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State lawmakers draft more than 1,200 Sept. 11-related bills

By The Associated Press

NEW ORLEANS — State lawmakers nationwide have responded to the Sept. 11 terrorist attacks by drafting more than 1,200 bills, ranging from making terrorism a capital crime to requiring teachers to lead students each day in the Pledge of Allegiance, according to a report.

The bills — an average of 24 per state — have been or are being considered in state legislatures, according to the report by the National Conference of State Legislatures, which was released April 18.

Given that thousands of bills can be introduced for a single state legislative session, the overall number of terrorism-related measures was not terribly high.

"State legislatures have (taken) a thoughtful and reasonable approach following the attacks on America," said conference director William Pound.

Meanwhile, all 50 states have created homeland security offices or committees, and many have tightened security in public buildings by reducing public entrances and installing metal detectors, even in state capitols.

"I was pleased to see all the states dealing with this because every state has specific security issues," said Arizona state Rep. Wesley Marsh, chairman of the NCSL's Task Force on Protecting Democracy, which issued the report.

The new legislative measures cover crime, health, electronic surveillance, government operations and computer crimes, among other issues.

Much of the activity has affected state criminal laws, many of which were devoid of references to terrorism. A measure in Iowa "creates or defines crimes of terrorism" and goes on to make it punishable by death or life imprisonment.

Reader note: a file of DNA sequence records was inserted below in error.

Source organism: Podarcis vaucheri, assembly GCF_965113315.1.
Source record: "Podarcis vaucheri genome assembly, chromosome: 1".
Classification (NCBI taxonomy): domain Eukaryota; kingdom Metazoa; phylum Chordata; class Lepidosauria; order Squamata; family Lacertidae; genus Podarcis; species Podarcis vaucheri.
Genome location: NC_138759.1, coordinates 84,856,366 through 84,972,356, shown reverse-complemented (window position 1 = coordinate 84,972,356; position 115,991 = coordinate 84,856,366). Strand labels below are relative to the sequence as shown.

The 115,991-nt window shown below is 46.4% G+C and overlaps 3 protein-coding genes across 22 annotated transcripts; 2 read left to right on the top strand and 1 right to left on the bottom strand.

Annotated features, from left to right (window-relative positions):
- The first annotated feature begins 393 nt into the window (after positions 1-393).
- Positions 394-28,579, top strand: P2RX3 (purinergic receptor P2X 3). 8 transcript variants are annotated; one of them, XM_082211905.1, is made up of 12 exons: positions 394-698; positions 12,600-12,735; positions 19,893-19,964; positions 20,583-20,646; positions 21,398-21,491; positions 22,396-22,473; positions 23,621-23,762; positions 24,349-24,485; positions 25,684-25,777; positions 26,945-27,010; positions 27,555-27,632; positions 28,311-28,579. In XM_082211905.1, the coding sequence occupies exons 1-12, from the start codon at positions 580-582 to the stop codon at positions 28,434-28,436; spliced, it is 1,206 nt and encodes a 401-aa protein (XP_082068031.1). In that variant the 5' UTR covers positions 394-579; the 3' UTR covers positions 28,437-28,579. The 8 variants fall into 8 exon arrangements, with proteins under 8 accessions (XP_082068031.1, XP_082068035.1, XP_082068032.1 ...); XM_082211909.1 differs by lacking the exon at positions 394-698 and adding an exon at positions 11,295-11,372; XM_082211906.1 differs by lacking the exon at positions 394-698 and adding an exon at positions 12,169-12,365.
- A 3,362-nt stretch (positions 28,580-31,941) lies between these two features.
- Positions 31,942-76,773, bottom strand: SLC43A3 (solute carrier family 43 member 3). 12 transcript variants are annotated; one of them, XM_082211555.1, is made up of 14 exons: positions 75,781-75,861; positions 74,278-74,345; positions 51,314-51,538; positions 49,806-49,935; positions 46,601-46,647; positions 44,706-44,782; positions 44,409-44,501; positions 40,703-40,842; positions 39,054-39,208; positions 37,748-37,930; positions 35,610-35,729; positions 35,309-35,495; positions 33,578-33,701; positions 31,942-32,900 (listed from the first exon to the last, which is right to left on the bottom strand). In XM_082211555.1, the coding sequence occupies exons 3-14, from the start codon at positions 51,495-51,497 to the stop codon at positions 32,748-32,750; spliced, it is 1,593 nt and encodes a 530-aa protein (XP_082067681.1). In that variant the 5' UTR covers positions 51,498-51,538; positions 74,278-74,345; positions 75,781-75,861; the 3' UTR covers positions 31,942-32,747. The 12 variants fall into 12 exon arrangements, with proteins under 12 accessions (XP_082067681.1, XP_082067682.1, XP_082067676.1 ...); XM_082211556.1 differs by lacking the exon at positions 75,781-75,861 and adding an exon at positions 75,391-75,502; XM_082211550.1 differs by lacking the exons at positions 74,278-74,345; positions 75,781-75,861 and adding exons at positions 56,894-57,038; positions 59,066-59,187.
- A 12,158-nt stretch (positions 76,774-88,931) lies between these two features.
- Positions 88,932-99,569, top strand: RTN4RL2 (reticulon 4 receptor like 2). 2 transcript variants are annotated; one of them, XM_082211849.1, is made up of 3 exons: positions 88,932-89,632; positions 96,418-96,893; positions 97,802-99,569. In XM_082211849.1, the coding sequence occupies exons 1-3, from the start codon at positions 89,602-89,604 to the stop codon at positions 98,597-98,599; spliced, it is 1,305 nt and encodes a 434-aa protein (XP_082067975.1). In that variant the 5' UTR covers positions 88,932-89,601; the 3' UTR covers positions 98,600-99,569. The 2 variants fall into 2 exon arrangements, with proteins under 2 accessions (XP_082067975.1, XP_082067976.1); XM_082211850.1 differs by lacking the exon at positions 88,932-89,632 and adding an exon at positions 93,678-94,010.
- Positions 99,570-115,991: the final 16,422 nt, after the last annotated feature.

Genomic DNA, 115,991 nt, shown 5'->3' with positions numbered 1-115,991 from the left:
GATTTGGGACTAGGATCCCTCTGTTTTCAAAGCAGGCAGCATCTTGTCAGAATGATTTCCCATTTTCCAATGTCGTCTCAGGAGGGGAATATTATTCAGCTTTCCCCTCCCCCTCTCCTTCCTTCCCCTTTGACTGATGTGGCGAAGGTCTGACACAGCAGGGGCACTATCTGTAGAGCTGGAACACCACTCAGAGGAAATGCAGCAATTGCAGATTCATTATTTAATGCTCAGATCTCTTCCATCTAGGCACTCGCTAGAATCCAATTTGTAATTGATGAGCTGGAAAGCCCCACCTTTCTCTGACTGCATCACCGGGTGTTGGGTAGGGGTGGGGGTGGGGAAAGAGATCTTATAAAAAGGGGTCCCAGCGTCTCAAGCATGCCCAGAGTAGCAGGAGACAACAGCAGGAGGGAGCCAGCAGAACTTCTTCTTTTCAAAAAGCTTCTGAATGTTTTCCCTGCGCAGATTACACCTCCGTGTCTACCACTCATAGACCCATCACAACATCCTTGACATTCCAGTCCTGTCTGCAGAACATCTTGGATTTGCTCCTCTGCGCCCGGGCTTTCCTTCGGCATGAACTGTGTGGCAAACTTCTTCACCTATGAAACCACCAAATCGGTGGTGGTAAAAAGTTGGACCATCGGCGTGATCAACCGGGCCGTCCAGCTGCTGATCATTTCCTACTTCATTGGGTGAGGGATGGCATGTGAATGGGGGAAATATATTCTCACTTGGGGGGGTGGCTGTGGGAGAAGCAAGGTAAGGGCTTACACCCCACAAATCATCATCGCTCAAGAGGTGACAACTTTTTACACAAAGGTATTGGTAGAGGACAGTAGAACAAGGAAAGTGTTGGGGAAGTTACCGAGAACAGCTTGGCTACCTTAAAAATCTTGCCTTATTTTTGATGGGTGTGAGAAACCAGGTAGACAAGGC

Lawmakers in New York have been working on criminal laws to deal specifically with people who commit crimes such as looting during a terrorist crisis.

A bill introduced in Illinois would create criminal penalties for terrorist hoaxes. Hoaxes were a frequent and costly problem for law enforcement agencies around the country last fall, especially after a handful of anthrax-laced letters resulted in at least five deaths.

Police have responded to numerous cases of threatening letters containing what turned out to be harmless powder.

Just this month, the Louisiana Legislature approved a measure restricting driver's licenses for non-U.S. citizens. Foreigners' driver's licenses will now expire when their visas do, instead of in the normal four-years.

Meanwhile, certain computer-related crimes have since been defined as terrorism by laws passed in Louisiana, Michigan and Virginia, the report said.

Cyber-terrorism is a major concern given that things like floodgates and power plants are run on computers, said Marsh.

Marsh said a number of legislatures are struggling with how to help law enforcement collect and protect sensitive data without infringing on individual liberties. A major point of contention in an anti-terrorism act just passed in Louisiana was a provision that exempts reports on various terrorist-vulnerable spots, such as water systems, from the state's public-records law.

"We've found that the media has to be involved or the public can't hold the government accountable," Marsh said.

At the very least, representatives of the media should have access to sensitive information, even if they are barred from immediately reporting it, so there will be less suspicion of government inappropriately hiding things.